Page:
Saudi Arabia's banks are expected to tighten belts in their lending operations this year as they suffer from the global credit crunch, slow deposit growth and official curbs on loans, a key bank in the Kingdom said yesterday.
Lending activity in the world's oil superpower has already suffered from a downturn in the economy because of the global financial crisis and the ensuing crash in crude prices, the Saudi American Bank (Samba) said.
It said the decline had been mainly felt in the corporate sector, where credit for all types of projects remains extremely tight, leading to an increase in spreads over the Saudi Inter-Bank Offered Rate (Sibor).
According to Samba, spreads on a typical power or water deal were around 200-250bps over Sibor in mid-January, up from 60-70bps over Sibor in late 2007, and up some 50bps since November 2008.
It said the wide spreads continued to defy the plunge in Sibor itself in the past few months, as well as aggressive monetary easing by the authorities.
It noted that the most recent cut in policy rates came in mid-January when the repurchase rate was cut by the Saudi Arabian Monetary Agency by 50bps to two per cent and the reverse repo rate was reduced to just 75bps.
"The persistence of wide spreads on corporate lending is explained by a number of factors, including the fact that the retrenchment of international banks has left local banks struggling to meet corporate demand and that Saudi banks have become more cautious about corporate growth prospects, particularly those projects that are dependent on export demand," Samba said in a study.
"The banks are also constrained by the mandated loan-deposit ratio limit (85 per cent). Many banks are at or near this limit. Another factor is that deposit growth has weakened. This is despite the fact that many banks are now offering around 200bps or more over Sibor for corporate deposits. The 2009 outlook suggests weakening growth in deposits given declining corporate profitability, stagnant household incomes, and still-negative real interest rates.
"With private sector deposits difficult to attract, the source of much of the growth in Saudi bank deposits this year and next will be the government, which will likely channel financial resources through the banking system in order to keep key infrastructure projects broadly on schedule."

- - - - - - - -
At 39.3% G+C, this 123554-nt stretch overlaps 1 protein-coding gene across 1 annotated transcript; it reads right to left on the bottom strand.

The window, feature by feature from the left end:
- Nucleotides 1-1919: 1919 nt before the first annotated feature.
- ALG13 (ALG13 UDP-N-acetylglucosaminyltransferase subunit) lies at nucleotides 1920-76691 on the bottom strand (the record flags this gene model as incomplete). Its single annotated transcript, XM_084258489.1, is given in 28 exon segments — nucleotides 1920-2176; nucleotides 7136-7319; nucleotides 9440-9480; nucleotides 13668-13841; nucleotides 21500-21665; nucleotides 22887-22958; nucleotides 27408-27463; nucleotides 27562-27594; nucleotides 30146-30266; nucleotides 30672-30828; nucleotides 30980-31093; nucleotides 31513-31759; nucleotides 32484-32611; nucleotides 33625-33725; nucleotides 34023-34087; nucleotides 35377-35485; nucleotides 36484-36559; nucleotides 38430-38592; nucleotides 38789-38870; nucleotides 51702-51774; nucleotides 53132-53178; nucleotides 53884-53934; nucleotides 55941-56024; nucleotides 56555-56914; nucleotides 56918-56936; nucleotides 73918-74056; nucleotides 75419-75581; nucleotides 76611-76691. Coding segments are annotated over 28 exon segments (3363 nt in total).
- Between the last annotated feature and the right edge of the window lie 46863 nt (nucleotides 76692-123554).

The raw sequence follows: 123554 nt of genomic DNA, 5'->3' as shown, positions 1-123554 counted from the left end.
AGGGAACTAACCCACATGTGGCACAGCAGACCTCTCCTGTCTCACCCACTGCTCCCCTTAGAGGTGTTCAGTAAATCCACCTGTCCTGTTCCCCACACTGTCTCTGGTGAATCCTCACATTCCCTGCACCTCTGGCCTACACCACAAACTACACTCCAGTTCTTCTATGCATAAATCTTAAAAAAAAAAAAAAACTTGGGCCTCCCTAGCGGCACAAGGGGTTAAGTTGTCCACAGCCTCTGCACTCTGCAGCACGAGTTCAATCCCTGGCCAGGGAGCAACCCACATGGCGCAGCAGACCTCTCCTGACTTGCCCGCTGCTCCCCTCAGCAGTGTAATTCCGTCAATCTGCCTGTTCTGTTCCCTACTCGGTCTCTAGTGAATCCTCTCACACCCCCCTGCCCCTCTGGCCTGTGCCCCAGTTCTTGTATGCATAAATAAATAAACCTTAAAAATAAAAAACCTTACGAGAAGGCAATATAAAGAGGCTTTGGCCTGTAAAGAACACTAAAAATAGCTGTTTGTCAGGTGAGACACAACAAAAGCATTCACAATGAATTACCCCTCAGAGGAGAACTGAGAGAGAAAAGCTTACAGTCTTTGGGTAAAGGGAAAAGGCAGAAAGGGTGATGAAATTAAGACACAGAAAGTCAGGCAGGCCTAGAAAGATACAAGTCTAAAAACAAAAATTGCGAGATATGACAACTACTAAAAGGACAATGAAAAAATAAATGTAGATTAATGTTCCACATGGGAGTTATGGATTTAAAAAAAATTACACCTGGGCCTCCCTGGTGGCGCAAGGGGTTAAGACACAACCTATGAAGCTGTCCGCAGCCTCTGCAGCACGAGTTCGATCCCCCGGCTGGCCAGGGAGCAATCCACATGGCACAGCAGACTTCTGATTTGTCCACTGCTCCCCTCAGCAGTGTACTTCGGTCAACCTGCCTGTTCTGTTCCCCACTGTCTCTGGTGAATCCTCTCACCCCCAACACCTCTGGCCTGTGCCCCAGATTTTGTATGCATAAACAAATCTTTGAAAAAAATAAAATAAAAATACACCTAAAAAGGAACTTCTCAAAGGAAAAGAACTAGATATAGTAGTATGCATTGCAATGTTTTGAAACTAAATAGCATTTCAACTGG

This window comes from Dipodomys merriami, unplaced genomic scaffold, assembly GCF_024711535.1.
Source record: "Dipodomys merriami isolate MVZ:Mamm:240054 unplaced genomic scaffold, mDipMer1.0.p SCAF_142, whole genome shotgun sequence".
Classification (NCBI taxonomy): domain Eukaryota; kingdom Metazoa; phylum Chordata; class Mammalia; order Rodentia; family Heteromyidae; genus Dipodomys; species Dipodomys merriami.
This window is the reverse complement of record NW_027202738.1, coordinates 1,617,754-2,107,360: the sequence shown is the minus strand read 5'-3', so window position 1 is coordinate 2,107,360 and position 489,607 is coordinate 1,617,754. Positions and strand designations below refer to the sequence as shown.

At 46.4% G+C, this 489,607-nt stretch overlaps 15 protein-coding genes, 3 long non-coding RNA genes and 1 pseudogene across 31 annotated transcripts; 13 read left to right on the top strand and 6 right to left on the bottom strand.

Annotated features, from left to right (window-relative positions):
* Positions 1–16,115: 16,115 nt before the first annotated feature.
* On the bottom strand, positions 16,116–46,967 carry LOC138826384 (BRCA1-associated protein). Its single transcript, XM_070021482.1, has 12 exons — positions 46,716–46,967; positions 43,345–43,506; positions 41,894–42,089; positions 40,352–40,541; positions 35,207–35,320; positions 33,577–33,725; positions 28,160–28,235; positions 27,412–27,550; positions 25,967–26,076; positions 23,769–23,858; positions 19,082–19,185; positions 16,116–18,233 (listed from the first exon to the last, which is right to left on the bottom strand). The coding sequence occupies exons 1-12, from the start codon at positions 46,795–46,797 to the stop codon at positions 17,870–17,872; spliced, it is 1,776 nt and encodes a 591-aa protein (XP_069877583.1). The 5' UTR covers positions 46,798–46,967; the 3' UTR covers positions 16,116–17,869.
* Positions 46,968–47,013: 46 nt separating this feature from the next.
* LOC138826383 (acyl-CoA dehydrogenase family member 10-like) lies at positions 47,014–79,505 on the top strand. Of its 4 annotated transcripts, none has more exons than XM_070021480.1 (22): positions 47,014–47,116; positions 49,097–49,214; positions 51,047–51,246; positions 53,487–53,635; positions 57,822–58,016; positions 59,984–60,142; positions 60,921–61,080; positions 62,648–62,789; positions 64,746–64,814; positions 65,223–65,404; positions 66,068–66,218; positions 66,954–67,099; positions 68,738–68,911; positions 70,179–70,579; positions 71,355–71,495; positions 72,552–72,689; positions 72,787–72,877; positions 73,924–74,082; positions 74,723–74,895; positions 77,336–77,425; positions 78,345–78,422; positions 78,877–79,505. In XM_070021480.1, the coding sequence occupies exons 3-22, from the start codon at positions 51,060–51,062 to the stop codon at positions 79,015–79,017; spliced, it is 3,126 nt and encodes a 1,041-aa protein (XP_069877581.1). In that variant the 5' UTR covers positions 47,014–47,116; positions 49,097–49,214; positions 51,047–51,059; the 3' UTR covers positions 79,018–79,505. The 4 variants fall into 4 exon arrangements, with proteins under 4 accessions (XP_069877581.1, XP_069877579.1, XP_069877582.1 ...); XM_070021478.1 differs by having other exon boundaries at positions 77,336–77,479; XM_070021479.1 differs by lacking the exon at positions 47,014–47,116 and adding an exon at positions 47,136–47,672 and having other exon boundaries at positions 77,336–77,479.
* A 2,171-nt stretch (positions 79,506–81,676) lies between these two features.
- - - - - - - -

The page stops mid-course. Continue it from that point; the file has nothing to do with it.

But the report said this would unlikely herald resurgence in commercial bank lending growth to the levels witnessed in recent years.
"Rather, banks are likely to maintain a cautious approach, waiting for global economic prospects to improve and for international banks to renew their interest in Saudi corporate debt before increasing lending significantly," it said. "This should begin to happen towards the end of this year, though prospects for the global economy remain fraught with uncertainty."
In another study last week, the Saudi National Commercial Bank (NCB) urged the government to inject more funds into banks to allow them to meet lending commitments after a sharp growth in credits and a slowdown in deposits.
It also suggested that the government should retire debt owed by its affiliated establishments to local banks and raise the ceiling on the loan-to-deposit ratio.
The study noted that the lending capacity of Saudi Arabia's banks is approaching its limit, as evident from a loan-to-deposit ratio that is near a record high as well as the dependency on a short-term deposit base.
In contrast to 2007, where private credit and deposits grew at 20.62 per cent and 21.4 per cent respectively, the pace of the corporate-driven private lending had exceeded growth in deposits in every month throughout 2008.
"While private credit growth in general and corporate credit growth in particular registered 31.9 per cent in November and 58.4 per cent in the second quarter of 2008 respectively, deposits grew by 19.4 per cent in November," it said. "Consequently, this propelled the loan-to-deposit ratio to a near record high of 90.3 per cent at the end of November, which is only comparable to that of 2005, a time when consumer loans was leading the surge in lending."
Sama's figures showed credits extended by Saudi banks totalled SAR654.5 billion at the end of November, including nearly SAR479.7bn as short term loans.
Deposits peaked at around SAR853.9bn, including nearly SAR345bn as time deposits and savings and around SR343bn as demand deposits. Deposits by businesses and individuals stood at around SAR321bn and those by government entities at nearly SAR113bn.